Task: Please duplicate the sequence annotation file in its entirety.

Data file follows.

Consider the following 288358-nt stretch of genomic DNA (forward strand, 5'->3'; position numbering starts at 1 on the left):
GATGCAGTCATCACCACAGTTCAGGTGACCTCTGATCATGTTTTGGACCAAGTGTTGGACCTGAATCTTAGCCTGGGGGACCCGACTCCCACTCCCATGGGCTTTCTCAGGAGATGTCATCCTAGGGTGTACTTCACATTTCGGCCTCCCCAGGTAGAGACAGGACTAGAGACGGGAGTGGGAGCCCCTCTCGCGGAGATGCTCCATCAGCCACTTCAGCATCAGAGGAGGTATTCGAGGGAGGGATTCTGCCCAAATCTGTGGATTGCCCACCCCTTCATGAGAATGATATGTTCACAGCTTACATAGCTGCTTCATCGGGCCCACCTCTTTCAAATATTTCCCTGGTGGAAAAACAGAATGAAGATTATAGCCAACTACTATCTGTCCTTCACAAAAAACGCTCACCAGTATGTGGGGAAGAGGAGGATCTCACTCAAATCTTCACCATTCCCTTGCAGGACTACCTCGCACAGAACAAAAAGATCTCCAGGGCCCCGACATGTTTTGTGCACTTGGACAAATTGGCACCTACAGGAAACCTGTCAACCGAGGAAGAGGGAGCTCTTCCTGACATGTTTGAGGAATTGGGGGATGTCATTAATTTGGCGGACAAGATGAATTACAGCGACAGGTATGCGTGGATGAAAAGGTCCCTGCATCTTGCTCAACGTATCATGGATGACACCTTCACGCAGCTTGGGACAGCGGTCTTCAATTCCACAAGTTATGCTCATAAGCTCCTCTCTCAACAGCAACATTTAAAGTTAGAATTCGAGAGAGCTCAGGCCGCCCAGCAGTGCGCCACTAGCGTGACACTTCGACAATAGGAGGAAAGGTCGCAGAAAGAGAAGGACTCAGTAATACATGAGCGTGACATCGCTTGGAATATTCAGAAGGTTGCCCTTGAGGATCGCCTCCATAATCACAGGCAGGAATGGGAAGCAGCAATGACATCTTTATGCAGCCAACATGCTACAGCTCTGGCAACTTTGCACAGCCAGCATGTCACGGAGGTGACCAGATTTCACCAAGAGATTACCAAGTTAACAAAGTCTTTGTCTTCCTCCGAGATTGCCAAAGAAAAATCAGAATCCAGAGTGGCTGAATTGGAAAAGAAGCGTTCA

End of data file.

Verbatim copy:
Consider the following 288358-nt stretch of genomic DNA (forward strand, 5'->3'; position numbering starts at 1 on the left):
GATGCAGTCATCACCACAGTTCAGGTGACCTCTGATCATGTTTTGGACCAAGTGTTGGACCTGAATCTTAGCCTGGGGGACCCGACTCCCACTCCCATGGGCTTTCTCAGGAGATGTCATCCTAGGGTGTACTTCACATTTCGGCCTCCCCAGGTAGAGACAGGACTAGAGACGGGAGTGGGAGCCCCTCTCGCGGAGATGCTCCATCAGCCACTTCAGCATCAGAGGAGGTATTCGAGGGAGGGATTCTGCCCAAATCTGTGGATTGCCCACCCCTTCATGAGAATGATATGTTCACAGCTTACATAGCTGCTTCATCGGGCCCACCTCTTTCAAATATTTCCCTGGTGGAAAAACAGAATGAAGATTATAGCCAACTACTATCTGTCCTTCACAAAAAACGCTCACCAGTATGTGGGGAAGAGGAGGATCTCACTCAAATCTTCACCATTCCCTTGCAGGACTACCTCGCACAGAACAAAAAGATCTCCAGGGCCCCGACATGTTTTGTGCACTTGGACAAATTGGCACCTACAGGAAACCTGTCAACCGAGGAAGAGGGAGCTCTTCCTGACATGTTTGAGGAATTGGGGGATGTCATTAATTTGGCGGACAAGATGAATTACAGCGACAGGTATGCGTGGATGAAAAGGTCCCTGCATCTTGCTCAACGTATCATGGATGACACCTTCACGCAGCTTGGGACAGCGGTCTTCAATTCCACAAGTTATGCTCATAAGCTCCTCTCTCAACAGCAACATTTAAAGTTAGAATTCGAGAGAGCTCAGGCCGCCCAGCAGTGCGCCACTAGCGTGACACTTCGACAATAGGAGGAAAGGTCGCAGAAAGAGAAGGACTCAGTAATACATGAGCGTGACATCGCTTGGAATATTCAGAAGGTTGCCCTTGAGGATCGCCTCCATAATCACAGGCAGGAATGGGAAGCAGCAATGACATCTTTATGCAGCCAACATGCTACAGCTCTGGCAACTTTGCACAGCCAGCATGTCACGGAGGTGACCAGATTTCACCAAGAGATTACCAAGTTAACAAAGTCTTTGTCTTCCTCCGAGATTGCCAAAGAAAAATCAGAATCCAGAGTGGCTGAATTGGAAAAGAAGCGTTCA